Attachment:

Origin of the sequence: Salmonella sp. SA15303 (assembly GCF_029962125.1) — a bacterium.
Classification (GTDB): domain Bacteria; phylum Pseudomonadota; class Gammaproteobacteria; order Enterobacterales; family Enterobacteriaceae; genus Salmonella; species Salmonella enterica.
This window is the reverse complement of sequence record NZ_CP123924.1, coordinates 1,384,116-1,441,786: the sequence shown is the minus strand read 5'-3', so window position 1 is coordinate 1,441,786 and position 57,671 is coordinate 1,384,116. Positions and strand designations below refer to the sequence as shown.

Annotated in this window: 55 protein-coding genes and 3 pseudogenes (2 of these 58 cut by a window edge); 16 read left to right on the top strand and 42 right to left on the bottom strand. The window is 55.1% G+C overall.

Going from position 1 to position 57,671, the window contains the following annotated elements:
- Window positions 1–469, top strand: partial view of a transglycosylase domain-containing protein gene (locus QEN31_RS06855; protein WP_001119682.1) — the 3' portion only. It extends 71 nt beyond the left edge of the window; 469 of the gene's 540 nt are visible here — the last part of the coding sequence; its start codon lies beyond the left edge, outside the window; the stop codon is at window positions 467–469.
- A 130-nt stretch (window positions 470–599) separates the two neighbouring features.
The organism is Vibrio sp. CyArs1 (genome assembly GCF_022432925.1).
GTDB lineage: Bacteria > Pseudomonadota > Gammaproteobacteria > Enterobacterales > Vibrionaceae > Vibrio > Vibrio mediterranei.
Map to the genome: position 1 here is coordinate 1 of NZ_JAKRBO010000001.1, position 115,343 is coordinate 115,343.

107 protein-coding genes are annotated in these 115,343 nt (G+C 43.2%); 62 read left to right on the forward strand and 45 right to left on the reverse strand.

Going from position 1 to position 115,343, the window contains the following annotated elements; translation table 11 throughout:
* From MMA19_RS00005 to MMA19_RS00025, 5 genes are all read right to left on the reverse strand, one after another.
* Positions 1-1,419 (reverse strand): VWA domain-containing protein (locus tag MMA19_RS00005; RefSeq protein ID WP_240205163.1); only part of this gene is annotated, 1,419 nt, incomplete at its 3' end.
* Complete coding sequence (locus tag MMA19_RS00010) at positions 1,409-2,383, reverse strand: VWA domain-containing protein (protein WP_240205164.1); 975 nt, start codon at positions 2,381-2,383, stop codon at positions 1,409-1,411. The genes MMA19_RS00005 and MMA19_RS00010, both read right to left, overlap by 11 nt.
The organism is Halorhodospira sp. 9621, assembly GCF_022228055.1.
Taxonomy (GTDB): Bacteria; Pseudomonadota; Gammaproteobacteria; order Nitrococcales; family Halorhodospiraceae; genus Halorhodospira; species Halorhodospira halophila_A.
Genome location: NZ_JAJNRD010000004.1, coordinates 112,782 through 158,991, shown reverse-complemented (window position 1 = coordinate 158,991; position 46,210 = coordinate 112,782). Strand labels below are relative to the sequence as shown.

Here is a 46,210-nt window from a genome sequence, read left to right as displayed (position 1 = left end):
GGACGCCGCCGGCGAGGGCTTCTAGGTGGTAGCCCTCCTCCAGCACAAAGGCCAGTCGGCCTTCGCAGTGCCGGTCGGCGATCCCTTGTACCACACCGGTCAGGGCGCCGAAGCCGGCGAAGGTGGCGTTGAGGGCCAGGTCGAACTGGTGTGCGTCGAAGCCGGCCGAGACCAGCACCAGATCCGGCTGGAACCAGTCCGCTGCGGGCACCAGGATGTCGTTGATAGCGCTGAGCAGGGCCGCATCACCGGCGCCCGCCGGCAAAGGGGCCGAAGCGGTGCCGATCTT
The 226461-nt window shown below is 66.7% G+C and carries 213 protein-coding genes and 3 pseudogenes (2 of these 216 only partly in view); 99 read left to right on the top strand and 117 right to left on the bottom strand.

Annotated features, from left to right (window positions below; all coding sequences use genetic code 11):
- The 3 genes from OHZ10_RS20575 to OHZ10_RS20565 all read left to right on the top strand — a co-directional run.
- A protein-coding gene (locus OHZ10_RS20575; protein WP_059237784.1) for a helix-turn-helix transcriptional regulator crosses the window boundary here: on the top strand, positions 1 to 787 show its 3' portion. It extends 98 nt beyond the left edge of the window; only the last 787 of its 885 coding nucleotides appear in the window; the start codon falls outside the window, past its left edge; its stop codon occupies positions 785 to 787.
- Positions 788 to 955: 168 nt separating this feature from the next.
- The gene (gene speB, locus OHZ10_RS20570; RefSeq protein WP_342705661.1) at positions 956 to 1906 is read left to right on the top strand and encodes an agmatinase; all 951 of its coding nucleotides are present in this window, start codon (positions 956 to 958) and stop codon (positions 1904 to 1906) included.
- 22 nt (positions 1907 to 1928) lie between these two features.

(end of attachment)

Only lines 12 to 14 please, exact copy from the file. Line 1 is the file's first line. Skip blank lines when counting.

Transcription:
Going from position 1 to position 115,343, the window contains the following annotated elements; translation table 11 throughout:
* From MMA19_RS00005 to MMA19_RS00025, 5 genes are all read right to left on the reverse strand, one after another.
* Positions 1-1,419 (reverse strand): VWA domain-containing protein (locus tag MMA19_RS00005; RefSeq protein ID WP_240205163.1); only part of this gene is annotated, 1,419 nt, incomplete at its 3' end.